What I think Gladwell’s attacking here isn’t the effectiveness of an MA or knowledge in general, he’s attacking the effectiveness of an MA in education. You can’t teach teaching. The best way to learn teaching skills is to teach. Besides, if test scores were an effective measure of learning, the scores would reflect the teacher’s knowledge base because (in history at least) where else is the student going to pick up the content? After all, how can knowing more about what you teach possibly hurt? And even if it did, isn’t that way down the list of problems in the American educational system today?



4 responses

10 12 2008
Autonomy: What a concept! « More or Less Bunk

[…] What a concept! 10 12 2008 Greg Anrig, inspired by the Malcolm Gladwell article I discussed on Monday (or was it Tuesday, this WordPress calendar sometimes confuses me), quotes Harvard Professor […]

11 12 2008

Having gotten a BA and a Master’s Degree, I’m not sure that I understand the conclusion that having deep knowledge of a subject makes you a good teacher. I’ve come across plenty of brilliant people, who’ve done extraordinary amounts of research who can’t understand why their students aren’t as brilliant as they are or simply don’t have an interest in being a great teacher. Seems to me it’s somewhat important to understand how young people learn and for teachers gain strategies to improve learning.

Teaching isn’t necessarily an intuitive activity for most people, particularly when dealing with students who face numerous barriers outside the classroom. Should teaching be more open? Maybe. But are we really going to see many more people run to the profession? I think there are easier ways to earn a living, even if there is increased financial incentives to become a teacher. The idea that every “smart person” in America will want to become a teacher is laughable.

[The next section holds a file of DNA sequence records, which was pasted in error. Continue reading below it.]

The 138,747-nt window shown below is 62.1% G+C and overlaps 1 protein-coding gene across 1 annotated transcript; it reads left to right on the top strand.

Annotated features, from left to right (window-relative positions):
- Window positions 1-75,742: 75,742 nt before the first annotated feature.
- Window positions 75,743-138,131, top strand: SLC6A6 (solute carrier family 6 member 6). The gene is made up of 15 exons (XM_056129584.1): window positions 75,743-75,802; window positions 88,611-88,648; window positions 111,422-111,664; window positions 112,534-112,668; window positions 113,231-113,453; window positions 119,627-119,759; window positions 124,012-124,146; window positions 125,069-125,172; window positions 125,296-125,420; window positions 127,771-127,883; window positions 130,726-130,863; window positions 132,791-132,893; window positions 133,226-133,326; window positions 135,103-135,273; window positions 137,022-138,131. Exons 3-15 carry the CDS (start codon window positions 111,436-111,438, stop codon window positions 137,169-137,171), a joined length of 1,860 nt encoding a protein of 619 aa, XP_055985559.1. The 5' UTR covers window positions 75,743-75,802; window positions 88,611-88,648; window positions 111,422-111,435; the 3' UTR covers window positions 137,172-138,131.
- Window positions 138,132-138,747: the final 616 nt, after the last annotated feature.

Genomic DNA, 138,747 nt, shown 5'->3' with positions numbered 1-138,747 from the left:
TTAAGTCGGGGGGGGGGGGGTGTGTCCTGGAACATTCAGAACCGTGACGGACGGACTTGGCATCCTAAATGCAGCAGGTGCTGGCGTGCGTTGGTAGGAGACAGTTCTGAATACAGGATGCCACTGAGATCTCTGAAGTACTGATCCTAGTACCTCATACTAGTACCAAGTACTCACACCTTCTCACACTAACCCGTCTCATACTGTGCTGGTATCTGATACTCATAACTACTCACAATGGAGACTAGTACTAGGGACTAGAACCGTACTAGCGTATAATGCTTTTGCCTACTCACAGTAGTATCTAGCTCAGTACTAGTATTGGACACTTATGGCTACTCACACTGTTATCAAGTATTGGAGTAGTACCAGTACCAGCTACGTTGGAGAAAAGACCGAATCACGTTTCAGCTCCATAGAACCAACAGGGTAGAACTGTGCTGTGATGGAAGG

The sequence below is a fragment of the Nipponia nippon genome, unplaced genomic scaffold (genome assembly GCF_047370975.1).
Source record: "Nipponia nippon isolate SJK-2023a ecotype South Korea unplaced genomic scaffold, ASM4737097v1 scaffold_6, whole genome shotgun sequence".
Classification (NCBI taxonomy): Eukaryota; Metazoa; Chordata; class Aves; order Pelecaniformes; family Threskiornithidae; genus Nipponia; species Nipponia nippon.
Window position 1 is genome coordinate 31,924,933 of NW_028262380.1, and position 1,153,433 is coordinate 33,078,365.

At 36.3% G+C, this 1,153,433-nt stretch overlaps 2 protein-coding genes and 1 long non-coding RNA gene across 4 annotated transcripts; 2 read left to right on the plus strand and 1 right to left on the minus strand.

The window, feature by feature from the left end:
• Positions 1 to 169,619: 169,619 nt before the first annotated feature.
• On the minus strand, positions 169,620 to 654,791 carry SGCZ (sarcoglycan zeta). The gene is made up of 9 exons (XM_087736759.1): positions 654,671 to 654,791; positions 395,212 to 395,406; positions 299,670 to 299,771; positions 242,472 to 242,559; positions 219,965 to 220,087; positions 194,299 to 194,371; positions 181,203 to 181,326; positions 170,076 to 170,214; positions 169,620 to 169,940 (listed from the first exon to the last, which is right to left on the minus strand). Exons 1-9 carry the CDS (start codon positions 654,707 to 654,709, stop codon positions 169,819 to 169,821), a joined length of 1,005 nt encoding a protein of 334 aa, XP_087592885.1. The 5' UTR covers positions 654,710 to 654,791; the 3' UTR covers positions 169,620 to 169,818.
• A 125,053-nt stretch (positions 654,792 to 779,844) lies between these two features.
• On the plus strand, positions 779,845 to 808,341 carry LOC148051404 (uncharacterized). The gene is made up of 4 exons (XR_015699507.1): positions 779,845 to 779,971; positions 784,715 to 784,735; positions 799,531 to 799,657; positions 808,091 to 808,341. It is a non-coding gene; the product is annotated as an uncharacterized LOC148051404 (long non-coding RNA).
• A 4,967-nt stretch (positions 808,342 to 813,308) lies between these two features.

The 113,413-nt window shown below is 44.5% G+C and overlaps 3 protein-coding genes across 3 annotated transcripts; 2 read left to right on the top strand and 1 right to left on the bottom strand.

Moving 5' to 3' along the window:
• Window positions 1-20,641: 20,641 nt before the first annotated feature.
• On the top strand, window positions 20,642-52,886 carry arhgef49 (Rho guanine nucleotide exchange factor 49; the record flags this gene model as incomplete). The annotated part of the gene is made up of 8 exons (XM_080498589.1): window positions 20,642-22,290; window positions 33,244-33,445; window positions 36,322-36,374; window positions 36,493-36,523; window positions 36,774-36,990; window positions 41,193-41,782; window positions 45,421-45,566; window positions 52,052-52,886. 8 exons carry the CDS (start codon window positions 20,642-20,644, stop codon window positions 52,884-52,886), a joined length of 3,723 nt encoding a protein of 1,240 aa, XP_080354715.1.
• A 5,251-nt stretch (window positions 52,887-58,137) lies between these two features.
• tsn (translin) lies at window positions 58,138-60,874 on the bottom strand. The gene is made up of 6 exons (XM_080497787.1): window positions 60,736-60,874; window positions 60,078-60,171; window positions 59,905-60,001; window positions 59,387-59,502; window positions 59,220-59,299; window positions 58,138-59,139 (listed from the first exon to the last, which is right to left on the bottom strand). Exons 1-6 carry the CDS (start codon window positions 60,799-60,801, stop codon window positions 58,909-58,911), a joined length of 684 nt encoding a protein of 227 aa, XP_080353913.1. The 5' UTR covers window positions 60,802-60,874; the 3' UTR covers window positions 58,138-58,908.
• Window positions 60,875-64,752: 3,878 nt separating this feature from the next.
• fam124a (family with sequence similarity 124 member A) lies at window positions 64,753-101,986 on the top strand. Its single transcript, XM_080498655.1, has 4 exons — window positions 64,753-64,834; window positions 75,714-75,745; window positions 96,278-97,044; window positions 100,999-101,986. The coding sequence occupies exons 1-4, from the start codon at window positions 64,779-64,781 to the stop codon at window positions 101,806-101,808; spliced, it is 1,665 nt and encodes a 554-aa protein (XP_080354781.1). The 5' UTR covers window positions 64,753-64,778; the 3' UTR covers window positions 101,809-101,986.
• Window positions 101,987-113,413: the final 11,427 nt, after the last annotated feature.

31 05 2013
Therapy Now

Have you ever thought about adding a little bit more than just your articles?
I mean, what you say is fundamental and all. However imagine if you added some great pictures or
videos to give your posts more, “pop”! Your content is
excellent but with images and videos, this site could certainly
be one of the greatest in its field. Excellent blog!

6 08 2013
4 point plan

Hi all, here every one is sharing such experience, therefore it’s pleasant to read this blog, and I used to visit this blog all the time.

Leave a Reply

Fill in your details below or click an icon to log in: Logo

You are commenting using your account. Log Out /  Change )

Google photo

You are commenting using your Google account. Log Out /  Change )

Twitter picture

You are commenting using your Twitter account. Log Out /  Change )

Facebook photo

You are commenting using your Facebook account. Log Out /  Change )

Connecting to %s

%d bloggers like this: